Yes, we basically already knew that because of the Dobby thing. We already know why Voldemort didn’t get in trouble for doing magic at the Gaunt House. But there were no other witches or wizards at the Riddle house when Voldemort killed them. How did the Ministry fail to notice “three uses of Avada Kedavra by a sixteen-year old in a Muggle home”?

A few theories have surfaced to explain this inconsistency:

  1. Voldemort was not underage when he killed the Riddles.

    Cedric Diggory was 17 in his sixth year, allowing him to enter the Triwizard Tournament. Wikia user Thanksherman proposes that Voldemort was similarly old for his cohort, allowing him to come of age and act without the Trace in his sixth year.

    The problem with this theory is twofold: Not only does Dumbledore not contradict Harry above when Harry asks how Voldemort could have done magic without it being detected by the Ministry, Dumbledore explicitly claims that Voldemort was then Harry’s age—and Harry wouldn’t turn 17 for some time. When discussing Voldemort’s conversation with Horace Slughorn (which occurs after the Riddle House incident), Dumbledore says to Harry:

    “I am sure you understood the significance of what we just heard. At the same age as you are now, give or take a few months, Tom Riddle was doing all he could to find out how to make himself immortal” (HBP, chapter 23).

  2. The Trace works in strange ways.

    There are only sketchy descriptions of the Trace in the books, leaving open the possibility that the Trace works in unintuitive ways.

    What we do know is that the Trace breaks when a witch or wizard turns 17, and the Ministry doesn’t keep tabs on the locations of adult wizards; otherwise in Deathly Hallows they would have chased after any adult witches and wizards found in odd locations; Harry, Ron, and Hermione would have been caught in short order. (How the hell they know that Harry casts his Patronus in Order of the Phoenix “in the presence of a Muggle”—Dudley—would be another troubling question, if the Trace exists. But it doesn’t.)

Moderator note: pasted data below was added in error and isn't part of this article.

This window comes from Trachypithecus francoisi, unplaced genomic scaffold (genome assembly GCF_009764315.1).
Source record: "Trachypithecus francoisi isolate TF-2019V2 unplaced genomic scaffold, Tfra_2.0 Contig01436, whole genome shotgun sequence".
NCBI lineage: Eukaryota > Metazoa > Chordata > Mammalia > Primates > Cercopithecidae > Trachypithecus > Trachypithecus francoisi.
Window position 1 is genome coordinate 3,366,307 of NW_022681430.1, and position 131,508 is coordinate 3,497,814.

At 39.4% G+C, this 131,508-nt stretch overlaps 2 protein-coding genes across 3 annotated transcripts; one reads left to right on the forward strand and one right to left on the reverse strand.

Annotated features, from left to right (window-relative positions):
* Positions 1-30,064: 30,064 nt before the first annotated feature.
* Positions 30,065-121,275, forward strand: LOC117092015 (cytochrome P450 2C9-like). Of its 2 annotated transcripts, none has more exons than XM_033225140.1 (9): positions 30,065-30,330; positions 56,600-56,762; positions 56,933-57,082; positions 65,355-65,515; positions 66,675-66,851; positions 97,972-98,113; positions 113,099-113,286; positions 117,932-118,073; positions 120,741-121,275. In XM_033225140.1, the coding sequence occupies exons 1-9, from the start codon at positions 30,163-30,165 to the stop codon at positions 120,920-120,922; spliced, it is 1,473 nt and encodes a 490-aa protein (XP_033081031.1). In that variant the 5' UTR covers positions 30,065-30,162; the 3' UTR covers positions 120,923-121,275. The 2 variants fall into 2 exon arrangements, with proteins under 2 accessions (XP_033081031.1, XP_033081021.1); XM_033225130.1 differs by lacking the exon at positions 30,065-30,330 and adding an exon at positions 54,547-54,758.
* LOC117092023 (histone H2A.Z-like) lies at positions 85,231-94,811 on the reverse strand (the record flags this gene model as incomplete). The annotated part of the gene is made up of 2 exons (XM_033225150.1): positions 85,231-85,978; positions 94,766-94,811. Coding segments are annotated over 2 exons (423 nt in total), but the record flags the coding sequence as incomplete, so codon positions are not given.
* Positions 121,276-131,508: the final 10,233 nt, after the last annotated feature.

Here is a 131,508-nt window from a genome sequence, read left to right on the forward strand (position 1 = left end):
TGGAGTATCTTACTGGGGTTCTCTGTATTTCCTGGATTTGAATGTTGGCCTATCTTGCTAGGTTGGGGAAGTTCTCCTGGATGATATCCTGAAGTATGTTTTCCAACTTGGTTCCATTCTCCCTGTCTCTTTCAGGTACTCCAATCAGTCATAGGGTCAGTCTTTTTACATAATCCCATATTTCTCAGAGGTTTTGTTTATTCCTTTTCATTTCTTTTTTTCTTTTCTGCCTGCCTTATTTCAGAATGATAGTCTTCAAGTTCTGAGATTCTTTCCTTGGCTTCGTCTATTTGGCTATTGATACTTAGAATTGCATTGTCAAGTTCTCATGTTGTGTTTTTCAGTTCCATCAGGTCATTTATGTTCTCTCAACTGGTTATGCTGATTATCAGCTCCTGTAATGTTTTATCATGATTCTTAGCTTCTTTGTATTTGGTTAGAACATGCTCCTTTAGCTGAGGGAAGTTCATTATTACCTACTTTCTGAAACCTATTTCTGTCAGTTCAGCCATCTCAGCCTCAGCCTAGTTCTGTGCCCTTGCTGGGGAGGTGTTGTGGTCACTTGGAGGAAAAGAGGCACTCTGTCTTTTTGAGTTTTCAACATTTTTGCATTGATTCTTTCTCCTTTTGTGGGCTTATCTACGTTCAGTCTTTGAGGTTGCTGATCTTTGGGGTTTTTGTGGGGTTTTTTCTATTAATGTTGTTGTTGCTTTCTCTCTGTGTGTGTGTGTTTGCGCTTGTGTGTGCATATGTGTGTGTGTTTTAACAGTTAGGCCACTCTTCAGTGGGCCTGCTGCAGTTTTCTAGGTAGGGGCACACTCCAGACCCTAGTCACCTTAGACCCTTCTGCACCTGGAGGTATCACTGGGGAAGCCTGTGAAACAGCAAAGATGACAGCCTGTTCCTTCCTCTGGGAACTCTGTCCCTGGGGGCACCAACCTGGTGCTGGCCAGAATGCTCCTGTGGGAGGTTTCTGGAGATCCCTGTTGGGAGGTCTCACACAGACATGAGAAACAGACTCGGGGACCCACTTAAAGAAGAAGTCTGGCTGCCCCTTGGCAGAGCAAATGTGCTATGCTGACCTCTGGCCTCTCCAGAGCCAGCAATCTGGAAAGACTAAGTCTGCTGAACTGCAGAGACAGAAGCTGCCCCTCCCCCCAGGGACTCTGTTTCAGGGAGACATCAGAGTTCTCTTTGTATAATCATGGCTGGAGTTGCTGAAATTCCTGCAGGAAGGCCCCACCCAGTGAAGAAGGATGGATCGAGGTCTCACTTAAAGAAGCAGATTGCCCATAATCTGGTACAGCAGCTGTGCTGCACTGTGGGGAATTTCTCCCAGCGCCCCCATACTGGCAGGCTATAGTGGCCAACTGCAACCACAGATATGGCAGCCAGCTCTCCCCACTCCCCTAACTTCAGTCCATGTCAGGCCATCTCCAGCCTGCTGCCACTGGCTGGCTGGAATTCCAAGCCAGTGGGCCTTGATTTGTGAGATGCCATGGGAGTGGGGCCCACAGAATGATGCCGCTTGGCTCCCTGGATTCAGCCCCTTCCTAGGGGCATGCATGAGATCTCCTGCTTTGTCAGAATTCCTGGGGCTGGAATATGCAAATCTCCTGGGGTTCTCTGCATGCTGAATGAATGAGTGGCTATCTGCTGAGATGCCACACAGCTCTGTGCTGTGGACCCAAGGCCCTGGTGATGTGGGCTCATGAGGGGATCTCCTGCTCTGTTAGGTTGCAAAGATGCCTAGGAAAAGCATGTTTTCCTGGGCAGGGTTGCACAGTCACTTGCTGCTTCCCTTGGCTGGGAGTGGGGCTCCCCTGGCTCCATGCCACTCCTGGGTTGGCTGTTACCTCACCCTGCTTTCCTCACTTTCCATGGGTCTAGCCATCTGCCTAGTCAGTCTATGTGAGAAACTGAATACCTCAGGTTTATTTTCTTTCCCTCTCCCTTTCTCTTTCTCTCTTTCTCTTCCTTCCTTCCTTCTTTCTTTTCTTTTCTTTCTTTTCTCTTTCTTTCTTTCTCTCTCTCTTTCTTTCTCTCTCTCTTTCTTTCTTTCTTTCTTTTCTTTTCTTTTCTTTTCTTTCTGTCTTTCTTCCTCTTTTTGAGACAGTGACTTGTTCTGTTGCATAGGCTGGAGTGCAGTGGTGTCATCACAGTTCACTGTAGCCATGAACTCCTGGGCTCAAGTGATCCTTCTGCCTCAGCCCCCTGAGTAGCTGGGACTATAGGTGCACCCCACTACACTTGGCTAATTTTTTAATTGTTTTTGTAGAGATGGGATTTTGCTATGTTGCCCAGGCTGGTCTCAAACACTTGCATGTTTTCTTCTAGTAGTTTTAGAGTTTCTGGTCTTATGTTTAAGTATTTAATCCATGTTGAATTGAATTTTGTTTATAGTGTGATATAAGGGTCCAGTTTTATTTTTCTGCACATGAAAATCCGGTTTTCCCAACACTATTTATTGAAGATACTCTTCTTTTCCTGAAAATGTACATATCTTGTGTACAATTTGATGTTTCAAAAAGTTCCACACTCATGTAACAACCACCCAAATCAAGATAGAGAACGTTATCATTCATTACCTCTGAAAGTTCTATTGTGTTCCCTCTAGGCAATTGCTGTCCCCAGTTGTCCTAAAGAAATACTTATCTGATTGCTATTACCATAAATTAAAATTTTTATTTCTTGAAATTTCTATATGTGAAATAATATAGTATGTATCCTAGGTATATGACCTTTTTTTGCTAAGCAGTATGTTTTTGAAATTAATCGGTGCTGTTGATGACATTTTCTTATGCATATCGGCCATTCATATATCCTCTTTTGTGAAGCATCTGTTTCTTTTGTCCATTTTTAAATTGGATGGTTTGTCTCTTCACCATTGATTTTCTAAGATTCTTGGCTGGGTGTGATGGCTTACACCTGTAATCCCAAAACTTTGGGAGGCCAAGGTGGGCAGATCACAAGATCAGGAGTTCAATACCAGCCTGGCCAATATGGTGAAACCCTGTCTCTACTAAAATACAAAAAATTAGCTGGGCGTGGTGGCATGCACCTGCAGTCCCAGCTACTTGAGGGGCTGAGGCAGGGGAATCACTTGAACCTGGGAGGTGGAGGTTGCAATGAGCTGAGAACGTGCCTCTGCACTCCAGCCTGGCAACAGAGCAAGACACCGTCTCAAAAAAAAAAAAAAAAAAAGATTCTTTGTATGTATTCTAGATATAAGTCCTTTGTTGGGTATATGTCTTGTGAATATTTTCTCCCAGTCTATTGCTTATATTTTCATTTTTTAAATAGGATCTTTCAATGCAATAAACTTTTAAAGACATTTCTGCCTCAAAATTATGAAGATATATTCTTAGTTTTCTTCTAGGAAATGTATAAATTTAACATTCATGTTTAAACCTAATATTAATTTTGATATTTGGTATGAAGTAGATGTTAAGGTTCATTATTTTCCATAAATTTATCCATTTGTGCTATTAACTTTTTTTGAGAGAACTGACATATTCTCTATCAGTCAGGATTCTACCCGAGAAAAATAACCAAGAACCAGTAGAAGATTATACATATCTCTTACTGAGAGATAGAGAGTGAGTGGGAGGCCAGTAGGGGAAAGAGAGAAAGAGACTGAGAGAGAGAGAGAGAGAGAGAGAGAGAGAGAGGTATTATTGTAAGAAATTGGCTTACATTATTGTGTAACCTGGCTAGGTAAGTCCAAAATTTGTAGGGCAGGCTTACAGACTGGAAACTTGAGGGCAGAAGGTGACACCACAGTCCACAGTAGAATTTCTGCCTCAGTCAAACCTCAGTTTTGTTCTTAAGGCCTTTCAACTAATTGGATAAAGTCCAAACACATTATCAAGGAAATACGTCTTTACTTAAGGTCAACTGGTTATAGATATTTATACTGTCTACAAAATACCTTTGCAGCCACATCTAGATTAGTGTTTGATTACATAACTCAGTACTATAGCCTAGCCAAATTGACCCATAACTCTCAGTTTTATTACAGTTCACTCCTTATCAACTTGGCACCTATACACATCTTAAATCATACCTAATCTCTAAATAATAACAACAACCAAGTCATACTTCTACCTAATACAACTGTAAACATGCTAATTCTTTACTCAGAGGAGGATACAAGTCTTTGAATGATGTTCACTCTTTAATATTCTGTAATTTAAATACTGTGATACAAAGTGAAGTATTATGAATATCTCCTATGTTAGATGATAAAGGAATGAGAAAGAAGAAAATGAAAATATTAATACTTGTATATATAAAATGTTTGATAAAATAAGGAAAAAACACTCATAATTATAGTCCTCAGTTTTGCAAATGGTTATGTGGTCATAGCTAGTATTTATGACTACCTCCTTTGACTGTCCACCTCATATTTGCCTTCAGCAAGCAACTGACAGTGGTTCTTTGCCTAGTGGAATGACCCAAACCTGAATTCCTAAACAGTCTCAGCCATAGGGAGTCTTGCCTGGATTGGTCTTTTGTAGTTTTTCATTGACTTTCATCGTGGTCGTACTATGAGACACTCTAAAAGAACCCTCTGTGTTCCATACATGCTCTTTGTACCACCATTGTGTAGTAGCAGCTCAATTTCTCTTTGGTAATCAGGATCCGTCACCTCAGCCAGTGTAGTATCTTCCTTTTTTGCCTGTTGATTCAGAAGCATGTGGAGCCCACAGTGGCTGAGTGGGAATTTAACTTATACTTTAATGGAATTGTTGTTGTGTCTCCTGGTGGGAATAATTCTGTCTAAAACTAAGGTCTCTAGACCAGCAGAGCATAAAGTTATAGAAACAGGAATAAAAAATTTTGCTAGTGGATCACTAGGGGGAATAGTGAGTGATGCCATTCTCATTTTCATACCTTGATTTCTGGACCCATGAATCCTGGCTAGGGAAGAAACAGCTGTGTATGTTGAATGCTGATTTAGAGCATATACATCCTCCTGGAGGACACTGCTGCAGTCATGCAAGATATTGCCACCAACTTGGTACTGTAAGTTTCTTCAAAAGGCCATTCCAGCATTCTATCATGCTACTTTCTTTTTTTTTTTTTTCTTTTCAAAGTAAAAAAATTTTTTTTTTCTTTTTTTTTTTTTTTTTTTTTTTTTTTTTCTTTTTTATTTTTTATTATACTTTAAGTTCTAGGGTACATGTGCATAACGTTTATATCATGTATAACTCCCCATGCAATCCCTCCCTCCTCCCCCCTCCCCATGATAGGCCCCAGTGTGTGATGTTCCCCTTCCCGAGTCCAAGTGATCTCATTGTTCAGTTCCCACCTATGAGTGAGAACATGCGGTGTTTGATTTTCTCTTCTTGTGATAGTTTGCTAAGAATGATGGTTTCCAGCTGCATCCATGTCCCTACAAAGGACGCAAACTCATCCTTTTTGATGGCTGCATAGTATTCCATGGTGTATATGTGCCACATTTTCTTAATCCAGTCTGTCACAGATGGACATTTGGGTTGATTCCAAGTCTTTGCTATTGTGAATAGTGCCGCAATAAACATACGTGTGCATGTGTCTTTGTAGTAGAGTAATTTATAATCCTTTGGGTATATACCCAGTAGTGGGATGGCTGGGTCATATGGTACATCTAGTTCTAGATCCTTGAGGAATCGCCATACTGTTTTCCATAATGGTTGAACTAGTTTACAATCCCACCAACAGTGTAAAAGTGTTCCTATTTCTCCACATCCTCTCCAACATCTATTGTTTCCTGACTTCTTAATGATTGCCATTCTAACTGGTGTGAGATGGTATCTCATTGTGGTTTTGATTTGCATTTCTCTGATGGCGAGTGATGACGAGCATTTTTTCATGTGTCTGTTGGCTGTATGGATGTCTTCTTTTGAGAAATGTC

But the Ministry can’t track the locations of underage witches and wizards either. You’d be forgiven for thinking so, since as much is implied in DH:

    “We wondered,” said Hermione tentatively, “whether Harry could still have the Trace on him?”

    “Impossible,” said Lupin. Ron looked smug, and Harry felt hugely relieved. “Apart from anything else, they’d know for sure Harry was here if he still had the Trace on him, wouldn’t they? But I can’t see how they could have tracked you to Tottenham Court Road, that’s worrying, really worrying” (DH, chapter 11).

    But in the quote at the very beginning of this essay, Moody states explicitly that the Ministry cannot track underage witches and wizards. If they could, it wouldn’t matter whether Harry traveled from Privet Drive by Portkey, Thestral, broom, or Apparition. And in HBP, Scrimgeour asks Harry where he went with Dumbledore before the latter’s death, something he would know if the Trace allowed the Ministry to actually track underage witches and wizards.

    With all this in mind, how can the Ministry know whether a bit of magic, performed near a Traced person, is plausibly underage sorcery or not?

    The Ministry might keep a list of underage wizards known to be alone or otherwise without magical supervision. Harry would fall in this category, as well as Muggleborns and other special cases (like Voldemort at the orphanage). Warnings are only sent when magic is performed in the vicinity of these people’s homes.

    But this this just doesn’t seem true: when the Advance Guard removes Harry from Privet Drive, Tonks casts several spells, apparently with no repercussions.

    The usual reply here is that the Ministry is notified when adult witches and wizards (Arthur Weasley in Goblet of Fire, Dumbledore in HBP) are going to visit. The Ministry then supposedly ignores magic for the duration of the visit. But the Ministry does not know that the Advance Guard removed Harry from Privet Drive. Allowing the Order of the Phoenix to take Harry to the home of Sirius Black does not seem like something the Fudge administration would do. Moreover, during Harry’s disciplinary hearing, it’s made explicit that the Ministry believes him to be still residing at Privet Drive:

    “You’re late.”

    “Sorry,” said Harry nervously. “I—I didn’t know the time had been changed.”

    “That is not the Wizengamot’s fault,” said the voice. “An owl was sent to you this morning. Take your seat” (OotP, chapter 8).